Unreasonable restrictions on the freedom of association, assembly and freedom of speech and expression
The state has placed numerous impediments to the work of human rights defenders. Firstly, access to public places to hold public demonstrations against unfair state action is severely restricted. For instance, APDP is allowed access only to a small park in Srinagar city, to conduct their monthly public protest meetings. Significantly, in 2004 APDP erected a memorial to commemorate disappeared persons, which was swiftly and brazenly demolished by members of the armed forces.
The state has placed many obstacles to thwart the institutionalization of collective initiatives and associations. For instance, organizations find it difficult to obtain clearances from the home ministry and under laws regulating foreign contributions, to be able to receive support, financial or otherwise, for their activities. In 2008, the UN Voluntary Fund for Victims awarded APDP a grant to support their activities. Prior to receiving funds under this grant, an official from the Office of the High Commissioner for Human Rights (OHCHR) was required to provide a no-objection certificate pursuant to a field visit. The state authorities took two years to sanction this visit and that too for only 24 hours. APDP faced further harassment with bank clearance to access the UN sponsored grant, which is not a requirement for funds received from the UN and its allied organisations.
The Indian state has always been resistant to visits to Kashmir by UN special rapportuers and other monitoring mechanisms. Even foreign journalists are given restricted access to Kashmir. In 2010, in an unprecedented move, members of the Amnesty International were allowed access to Kashmir for the first time in 18 years. This was due to the fact that Indian citizens who did not require any visa clearance constituted the visiting team. It has, on the other hand, placed considerable obstacles for Kashmiris desirous of articulating their grievances in international fora.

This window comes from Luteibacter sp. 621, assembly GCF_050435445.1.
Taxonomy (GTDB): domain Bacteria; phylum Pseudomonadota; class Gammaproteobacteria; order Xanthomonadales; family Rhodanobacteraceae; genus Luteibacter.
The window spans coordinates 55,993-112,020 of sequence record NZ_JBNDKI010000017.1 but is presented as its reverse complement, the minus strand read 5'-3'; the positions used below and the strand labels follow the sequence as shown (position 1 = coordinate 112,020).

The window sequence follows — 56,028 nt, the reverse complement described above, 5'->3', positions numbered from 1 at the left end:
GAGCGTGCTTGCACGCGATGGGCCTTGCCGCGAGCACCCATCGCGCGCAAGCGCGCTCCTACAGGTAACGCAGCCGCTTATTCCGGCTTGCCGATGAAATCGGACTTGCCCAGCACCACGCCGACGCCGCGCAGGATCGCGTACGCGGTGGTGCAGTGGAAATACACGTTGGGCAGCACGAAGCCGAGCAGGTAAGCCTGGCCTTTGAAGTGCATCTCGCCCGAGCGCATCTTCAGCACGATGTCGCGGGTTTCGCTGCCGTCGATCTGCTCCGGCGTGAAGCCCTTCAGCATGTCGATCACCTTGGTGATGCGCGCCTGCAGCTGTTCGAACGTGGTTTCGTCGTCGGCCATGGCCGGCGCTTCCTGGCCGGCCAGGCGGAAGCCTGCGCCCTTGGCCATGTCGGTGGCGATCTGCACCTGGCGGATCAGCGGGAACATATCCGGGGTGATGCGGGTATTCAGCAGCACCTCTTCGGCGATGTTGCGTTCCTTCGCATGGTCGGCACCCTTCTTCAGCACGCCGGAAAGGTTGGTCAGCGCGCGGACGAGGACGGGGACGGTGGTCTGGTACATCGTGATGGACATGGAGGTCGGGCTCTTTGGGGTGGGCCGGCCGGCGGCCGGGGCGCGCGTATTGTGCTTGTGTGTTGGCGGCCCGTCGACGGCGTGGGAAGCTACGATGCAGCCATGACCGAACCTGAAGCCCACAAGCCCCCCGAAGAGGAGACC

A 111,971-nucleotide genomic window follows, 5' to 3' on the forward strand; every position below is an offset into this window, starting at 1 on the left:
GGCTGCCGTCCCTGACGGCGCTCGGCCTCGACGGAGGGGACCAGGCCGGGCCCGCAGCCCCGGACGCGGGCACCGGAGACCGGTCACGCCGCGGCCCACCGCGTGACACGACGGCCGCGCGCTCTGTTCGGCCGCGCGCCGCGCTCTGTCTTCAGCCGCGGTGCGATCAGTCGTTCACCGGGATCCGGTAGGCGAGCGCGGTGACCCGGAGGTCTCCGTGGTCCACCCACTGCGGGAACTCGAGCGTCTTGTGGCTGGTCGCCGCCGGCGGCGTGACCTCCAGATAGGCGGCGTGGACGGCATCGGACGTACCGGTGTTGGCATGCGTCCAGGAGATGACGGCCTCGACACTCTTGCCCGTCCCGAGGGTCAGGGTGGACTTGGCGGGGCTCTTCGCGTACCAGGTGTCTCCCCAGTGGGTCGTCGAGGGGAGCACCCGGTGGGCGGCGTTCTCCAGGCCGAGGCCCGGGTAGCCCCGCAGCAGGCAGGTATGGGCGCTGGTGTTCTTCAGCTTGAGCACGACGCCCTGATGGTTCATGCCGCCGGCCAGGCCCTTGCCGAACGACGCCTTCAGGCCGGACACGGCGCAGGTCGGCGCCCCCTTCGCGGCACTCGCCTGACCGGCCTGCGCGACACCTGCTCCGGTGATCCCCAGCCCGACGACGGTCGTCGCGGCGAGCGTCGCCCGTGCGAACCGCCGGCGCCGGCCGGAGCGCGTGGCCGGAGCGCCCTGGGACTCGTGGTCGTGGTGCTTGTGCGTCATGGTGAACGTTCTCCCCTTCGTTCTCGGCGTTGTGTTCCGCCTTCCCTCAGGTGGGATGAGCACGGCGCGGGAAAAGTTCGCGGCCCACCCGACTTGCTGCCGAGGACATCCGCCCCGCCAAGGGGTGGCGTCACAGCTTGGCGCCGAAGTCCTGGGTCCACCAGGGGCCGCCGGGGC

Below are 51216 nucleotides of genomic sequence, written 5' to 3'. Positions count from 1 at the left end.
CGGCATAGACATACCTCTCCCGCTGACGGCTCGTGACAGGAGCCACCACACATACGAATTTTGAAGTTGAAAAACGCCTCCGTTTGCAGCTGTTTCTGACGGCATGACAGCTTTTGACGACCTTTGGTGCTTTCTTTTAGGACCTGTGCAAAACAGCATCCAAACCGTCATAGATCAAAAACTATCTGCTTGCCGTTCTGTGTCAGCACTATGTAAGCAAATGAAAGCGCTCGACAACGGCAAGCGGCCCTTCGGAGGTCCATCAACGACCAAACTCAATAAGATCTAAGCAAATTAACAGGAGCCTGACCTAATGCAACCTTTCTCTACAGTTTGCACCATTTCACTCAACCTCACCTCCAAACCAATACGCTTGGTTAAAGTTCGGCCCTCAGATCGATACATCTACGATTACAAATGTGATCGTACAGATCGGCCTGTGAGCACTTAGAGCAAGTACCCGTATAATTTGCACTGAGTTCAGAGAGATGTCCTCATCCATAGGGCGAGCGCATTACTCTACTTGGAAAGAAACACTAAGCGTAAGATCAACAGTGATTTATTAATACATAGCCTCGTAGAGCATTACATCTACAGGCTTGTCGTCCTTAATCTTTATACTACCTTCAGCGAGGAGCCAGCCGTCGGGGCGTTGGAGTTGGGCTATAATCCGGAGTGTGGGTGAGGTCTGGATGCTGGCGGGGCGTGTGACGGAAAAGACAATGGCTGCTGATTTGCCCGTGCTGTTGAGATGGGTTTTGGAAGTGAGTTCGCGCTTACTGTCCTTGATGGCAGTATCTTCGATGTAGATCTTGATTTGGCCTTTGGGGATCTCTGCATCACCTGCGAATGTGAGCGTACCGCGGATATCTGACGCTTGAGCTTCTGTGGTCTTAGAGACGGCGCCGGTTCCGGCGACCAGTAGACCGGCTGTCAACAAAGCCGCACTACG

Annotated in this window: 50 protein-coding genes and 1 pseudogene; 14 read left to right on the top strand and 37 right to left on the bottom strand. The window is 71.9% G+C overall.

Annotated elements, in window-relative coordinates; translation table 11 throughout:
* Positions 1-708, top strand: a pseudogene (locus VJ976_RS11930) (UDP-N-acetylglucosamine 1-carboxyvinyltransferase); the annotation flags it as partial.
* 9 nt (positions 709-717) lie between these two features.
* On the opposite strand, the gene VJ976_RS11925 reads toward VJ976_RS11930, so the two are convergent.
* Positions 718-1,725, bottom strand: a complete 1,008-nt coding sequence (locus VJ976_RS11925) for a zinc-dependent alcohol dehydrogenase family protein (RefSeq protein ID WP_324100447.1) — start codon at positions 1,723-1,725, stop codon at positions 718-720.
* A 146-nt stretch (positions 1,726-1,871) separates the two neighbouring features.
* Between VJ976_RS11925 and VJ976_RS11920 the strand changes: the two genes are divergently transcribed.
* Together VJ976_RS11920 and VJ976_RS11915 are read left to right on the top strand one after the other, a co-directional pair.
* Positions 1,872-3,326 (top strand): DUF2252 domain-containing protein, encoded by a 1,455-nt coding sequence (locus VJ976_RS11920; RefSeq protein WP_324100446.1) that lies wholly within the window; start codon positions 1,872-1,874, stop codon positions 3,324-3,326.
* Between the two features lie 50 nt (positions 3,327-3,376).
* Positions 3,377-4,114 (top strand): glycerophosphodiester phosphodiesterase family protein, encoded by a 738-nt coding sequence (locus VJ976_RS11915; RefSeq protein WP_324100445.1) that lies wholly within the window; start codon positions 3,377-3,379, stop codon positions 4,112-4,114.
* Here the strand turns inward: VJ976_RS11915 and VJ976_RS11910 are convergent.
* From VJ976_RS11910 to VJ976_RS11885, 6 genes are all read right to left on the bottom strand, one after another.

Movements of the Kashmiri people are extremely limited. Obtaining a travel documents is an ordeal for the average Kashmiri but more so for human rights defenders. APDP members, due to their association with disappeared persons have faced and continue to face insurmountable bureaucratic hurdles in obtaining a passport. In most cases they have been denied outright, even if the passport was sought for purposes of undertaking pilgrimage.
Other than restricting movement of APDP members, this places severe impediments on APDP’s work, particularly with regard to forging coalitions with other human rights defenders and relatives of disappeared persons in different countries. Crucially, it prevents them from submitting their cases to international human rights redressal fora, including the UN Working Group on Enforced Involuntary Disappearances. It also impedes their efforts at international advocacy to raise awareness on issues of enforced disappearances. In light of the ineffectiveness of available national remedies, the lack of political will to enforce human rights safeguards or bring to justice those responsible for human rights abuses, international advocacy is a crucial aspect of APDP’s work in enforcing accountability of state authorities.